One of the biggest players in the Cruise Industry announced they’d be reopening business in late Summer and it caused a flurry of bookings. And it wasn’t just a spike in reservations from the day or two before, it was also a massive spike in reservations compared to the same time period last year.
I’ve yet to see a global apology for its role in the coronavirus outbreak, but early on as the sars-cov-2 virus began to spread outside of China the cruise industry was a huge indicator that there was already a global health crisis on our hands. Ships were seeing outbreaks all over. One ship’s infected passengers led to a huge spike in South Korea. Some ships were forced to sail all throughout the Caribbean begging countries to let them dock and offload sick (and dying or dead) passengers.
But that doesn’t appear to have had any negative effect on people’s willingness to get back on cruise ships and spend time locked up in confined spaces with complete strangers for days on end while breathing the same air, touching the same handrails, and closely passing by each other in narrow corridors.
Carnival Cruise announced they’d be sailing again on August 1st according to the report from TMZ:
A rep with Cruise Planners, an American Express travel franchise, tells TMZ … after Carnival announced this week it would resume some cruises in August, its clients immediately began reaching out to book their reservations first and nab the most premium deals.
We’re told in the 3 days after Carnival’s announcement … Cruise Planners’ Carnival bookings shot up 600 percent compared to the previous 3 days before the news. That makes sense, but more interestingly, it’s a 200 percent increase over the same time period in 2019 — when folks traveled without fear of the novel coronavirus.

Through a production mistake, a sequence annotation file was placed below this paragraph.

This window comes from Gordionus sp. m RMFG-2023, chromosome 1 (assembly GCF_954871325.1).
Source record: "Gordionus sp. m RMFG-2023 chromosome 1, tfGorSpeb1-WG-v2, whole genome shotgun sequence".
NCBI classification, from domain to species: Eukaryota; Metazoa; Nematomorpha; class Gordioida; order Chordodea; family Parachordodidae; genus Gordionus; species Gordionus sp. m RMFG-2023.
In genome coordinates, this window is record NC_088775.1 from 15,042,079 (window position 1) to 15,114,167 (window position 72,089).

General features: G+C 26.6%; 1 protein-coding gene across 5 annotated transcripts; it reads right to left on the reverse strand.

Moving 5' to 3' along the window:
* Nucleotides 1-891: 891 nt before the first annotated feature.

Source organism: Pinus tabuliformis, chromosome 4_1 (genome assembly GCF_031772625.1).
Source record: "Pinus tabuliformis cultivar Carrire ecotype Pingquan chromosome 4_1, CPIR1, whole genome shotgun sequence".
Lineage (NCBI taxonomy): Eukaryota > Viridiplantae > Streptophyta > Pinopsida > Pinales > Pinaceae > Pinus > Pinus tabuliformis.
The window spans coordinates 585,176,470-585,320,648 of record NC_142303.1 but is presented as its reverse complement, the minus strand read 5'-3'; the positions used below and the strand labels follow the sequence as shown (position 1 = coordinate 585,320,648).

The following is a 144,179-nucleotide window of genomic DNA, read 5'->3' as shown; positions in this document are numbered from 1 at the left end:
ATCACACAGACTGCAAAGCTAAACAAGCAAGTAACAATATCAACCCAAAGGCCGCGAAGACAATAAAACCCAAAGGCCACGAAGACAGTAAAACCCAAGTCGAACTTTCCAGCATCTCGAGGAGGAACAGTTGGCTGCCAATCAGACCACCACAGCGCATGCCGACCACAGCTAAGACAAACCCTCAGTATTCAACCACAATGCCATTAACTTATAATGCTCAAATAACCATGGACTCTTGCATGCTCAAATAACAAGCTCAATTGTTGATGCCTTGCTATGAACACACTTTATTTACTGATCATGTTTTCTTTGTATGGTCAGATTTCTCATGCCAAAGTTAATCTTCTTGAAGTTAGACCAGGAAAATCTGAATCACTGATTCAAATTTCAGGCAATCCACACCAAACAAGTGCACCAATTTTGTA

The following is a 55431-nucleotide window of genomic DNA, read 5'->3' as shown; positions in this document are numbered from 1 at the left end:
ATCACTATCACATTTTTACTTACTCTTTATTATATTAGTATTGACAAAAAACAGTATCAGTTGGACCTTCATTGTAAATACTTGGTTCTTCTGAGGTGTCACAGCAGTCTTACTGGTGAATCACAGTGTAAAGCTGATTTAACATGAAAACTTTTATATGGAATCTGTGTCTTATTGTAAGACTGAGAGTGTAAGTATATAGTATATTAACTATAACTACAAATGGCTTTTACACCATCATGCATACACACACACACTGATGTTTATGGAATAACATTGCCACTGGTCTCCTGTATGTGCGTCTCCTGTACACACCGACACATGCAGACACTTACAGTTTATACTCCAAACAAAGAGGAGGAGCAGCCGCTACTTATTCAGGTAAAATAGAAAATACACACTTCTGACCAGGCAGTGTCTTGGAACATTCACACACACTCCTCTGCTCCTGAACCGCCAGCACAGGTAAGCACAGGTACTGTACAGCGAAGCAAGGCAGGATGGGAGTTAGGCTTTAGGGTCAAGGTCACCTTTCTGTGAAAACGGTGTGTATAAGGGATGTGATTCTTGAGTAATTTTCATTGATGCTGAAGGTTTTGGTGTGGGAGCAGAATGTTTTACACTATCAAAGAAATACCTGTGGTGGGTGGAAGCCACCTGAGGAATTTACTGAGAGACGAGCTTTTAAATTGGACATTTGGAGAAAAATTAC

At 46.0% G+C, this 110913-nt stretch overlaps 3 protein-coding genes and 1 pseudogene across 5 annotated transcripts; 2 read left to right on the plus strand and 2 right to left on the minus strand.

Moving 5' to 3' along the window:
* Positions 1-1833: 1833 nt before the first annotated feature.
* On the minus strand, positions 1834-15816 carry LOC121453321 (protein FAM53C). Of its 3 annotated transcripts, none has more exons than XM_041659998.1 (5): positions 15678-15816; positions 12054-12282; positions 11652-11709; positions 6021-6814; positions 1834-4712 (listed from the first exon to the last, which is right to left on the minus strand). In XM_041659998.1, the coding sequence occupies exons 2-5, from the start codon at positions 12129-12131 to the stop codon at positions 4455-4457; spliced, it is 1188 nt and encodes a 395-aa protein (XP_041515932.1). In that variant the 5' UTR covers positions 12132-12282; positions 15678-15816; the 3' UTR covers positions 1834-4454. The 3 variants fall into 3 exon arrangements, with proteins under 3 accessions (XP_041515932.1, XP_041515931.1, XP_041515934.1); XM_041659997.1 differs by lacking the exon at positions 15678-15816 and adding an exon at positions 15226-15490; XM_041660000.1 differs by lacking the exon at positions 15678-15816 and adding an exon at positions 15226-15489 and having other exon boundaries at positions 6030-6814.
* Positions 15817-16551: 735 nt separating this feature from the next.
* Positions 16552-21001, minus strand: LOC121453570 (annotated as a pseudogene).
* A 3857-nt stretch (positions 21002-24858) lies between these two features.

The travel company tells us those booking Carnival cruises were “not a bit concerned about traveling at this time” because many stated they are young and healthy, and just looking to have some fun after being cooped up for so long.
Though Carnival’s plan is to resume some of its cruises on August 1, it’s made it clear there’s no guarantee, saying … “We continue to work with various government agencies, including the CDC, as we introduce new onboard protocols, but there is no assurance of a return on August 1.” (via TMZ)
An article published by the Miami Herald on April 23rd found that ’54 ocean-going cruise ships’ worldwide were linked to coronavirus cases. Or about 1/5th of all cruise ships in the entire world. Passengers and crew members across the globe have died after contracting the coronavirus on cruise ships where everyone is forced to inhabit extremely confined spaces. On a Ruby Princess cruise ship that docked in Sydney, Australia 647 people tested positive including 202 crew members. Of those, at least 22 have died from COVID-19.
It seems unclear where these ships will be sailing cruise ships since most countries on the planet haven’t announced any plans to let in tourists yet but I guess they’re banking on those details sorting themselves out and the passengers are totally cool with just playing it by ear, right? What’s there to lose? We’re only at 4.132 MILLION confirmed cases worldwide.